Officials argue in Malaysia over shops selling alcoholic drinks during MCO, SE Asia News & Top Stories

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KUALA LUMPUR – Malaysians have been confused with conflicting rules on whether sales of alcoholic beverages should cease as it is a ‘non-essential’ service amid the ongoing full lockdown , while cigarette sales could continue.

On Friday, June 4, Malaysia entered the fourth day of a strict two-week Movement Control Order (MCO) that shut down most businesses and social activities.

The total number of Covid-19 cases exceeded 600,000 cases on Friday, with Malaysia having the most cases in Southeast Asia after Indonesia and the Philippines.

Several cabinet ministers and key officials from several ministries attracted brickbats as some companies struggled to understand whether they could continue to open their outlets.

Deputy Minister of Home Trade and Consumer Affairs Rosol Wahid said on Friday (June 4) that alcohol sales were banned, sparking an outcry as Malaysians accused the government of being selective about what is “prohibited.” during the MCO.

The deputy minister at the same time said that cigarettes could still be sold, to meet the needs of people with “tobacco addiction”.

“We cannot stop its sale, otherwise there will be problems. Only smokers will understand. Without cigarettes, it will be a huge burden on them, ”he told The Vibes news site on Friday.

Malaysians have taken to social media to express their displeasure, as Twitter user @adrianang said: “Beer factories cannot operate during the lockdown. I understand. But now stores can no longer sell alcohol because it is not “essential” items? Since when does the authority decide which store can sell what it considers essential? You might as well ban cigarettes, ice cream, cheese, magazines and books.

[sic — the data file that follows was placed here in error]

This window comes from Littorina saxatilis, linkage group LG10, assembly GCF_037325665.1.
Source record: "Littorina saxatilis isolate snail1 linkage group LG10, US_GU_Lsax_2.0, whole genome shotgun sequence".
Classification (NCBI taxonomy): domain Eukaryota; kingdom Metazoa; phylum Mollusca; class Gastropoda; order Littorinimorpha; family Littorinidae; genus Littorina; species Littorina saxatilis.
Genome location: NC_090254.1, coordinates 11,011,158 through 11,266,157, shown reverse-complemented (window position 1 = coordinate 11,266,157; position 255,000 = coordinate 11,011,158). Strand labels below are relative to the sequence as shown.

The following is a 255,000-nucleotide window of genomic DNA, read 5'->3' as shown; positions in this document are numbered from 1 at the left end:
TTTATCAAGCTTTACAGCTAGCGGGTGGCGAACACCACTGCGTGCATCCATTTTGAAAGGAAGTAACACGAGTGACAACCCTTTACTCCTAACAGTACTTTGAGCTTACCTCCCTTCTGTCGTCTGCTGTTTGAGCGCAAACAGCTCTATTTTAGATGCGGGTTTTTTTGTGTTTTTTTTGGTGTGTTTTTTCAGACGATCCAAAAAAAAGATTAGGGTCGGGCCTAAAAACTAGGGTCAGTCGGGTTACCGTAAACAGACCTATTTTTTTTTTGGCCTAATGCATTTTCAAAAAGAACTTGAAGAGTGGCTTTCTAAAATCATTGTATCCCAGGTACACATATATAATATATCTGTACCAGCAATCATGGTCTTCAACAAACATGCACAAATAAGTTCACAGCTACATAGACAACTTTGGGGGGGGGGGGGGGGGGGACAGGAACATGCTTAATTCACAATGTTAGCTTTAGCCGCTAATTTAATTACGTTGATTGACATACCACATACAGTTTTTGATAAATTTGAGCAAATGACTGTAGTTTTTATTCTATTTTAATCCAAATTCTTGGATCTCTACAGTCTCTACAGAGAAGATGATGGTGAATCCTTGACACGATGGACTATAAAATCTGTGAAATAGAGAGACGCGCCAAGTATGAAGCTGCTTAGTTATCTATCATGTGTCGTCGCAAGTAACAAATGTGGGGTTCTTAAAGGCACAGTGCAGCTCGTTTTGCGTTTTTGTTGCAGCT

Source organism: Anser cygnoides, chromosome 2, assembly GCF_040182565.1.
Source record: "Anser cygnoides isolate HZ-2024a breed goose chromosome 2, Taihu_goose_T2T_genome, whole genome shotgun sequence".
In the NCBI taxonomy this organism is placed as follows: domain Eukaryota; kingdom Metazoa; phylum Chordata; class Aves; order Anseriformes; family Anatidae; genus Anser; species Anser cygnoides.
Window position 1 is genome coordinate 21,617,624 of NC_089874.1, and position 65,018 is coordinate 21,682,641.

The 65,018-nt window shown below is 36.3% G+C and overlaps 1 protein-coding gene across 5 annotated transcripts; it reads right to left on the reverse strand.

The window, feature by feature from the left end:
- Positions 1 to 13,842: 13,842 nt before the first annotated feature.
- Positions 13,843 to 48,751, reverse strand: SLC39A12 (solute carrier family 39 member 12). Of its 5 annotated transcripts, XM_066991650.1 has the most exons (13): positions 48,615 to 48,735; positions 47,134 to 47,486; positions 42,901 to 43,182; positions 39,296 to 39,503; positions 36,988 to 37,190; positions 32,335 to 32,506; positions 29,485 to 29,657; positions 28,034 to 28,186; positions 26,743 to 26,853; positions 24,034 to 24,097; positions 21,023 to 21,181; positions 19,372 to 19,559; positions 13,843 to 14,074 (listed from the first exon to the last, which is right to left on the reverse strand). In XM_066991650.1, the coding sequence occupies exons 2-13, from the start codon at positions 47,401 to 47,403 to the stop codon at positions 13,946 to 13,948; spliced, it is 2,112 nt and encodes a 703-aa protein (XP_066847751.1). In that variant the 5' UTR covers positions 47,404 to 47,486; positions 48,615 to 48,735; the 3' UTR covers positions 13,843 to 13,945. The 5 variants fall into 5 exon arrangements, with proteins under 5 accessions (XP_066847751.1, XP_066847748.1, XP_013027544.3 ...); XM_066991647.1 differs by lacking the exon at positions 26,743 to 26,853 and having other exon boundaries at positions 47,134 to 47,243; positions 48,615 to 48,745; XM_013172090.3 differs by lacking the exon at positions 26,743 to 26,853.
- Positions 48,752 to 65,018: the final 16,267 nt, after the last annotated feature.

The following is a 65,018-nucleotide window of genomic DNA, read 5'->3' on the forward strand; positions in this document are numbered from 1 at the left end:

Confusion followed criticism as the government initially allowed beer and liquor factories to operate, but shut them down following complaints from the public about why they were considered property and “essential” services.

Under health protocols issued by the National Security Council, only liquor stores and factories were prohibited from operating, not the sale of alcoholic beverages.

In the aftermath, Datuk Rosol later said that alcoholic beverages could be sold at premises such as convenience stores with licenses to sell alcohol during the MCO.

Kuala Lumpur City Hall, under the Federal Territories Department, issued a statement on Friday saying there was no general ban on the sale of alcohol in premises such as supermarkets and convenience stores under his authority.

“There is no such ban by Kuala Lumpur City Hall unless the locals selling them have not been licensed for such activities in the first place. Restaurants may be open, but since no dining is allowed, there should be no serving of alcohol.

“Pubs and karaoke bars are closed, so the issue of serving alcohol does not arise,” Federal Territories Minister Annuar Musa said, quoted by The Star news site.

“As for supermarkets, they are allowed to open and can therefore sell alcohol if they are licensed to sell it. It’s very clear, “he added.



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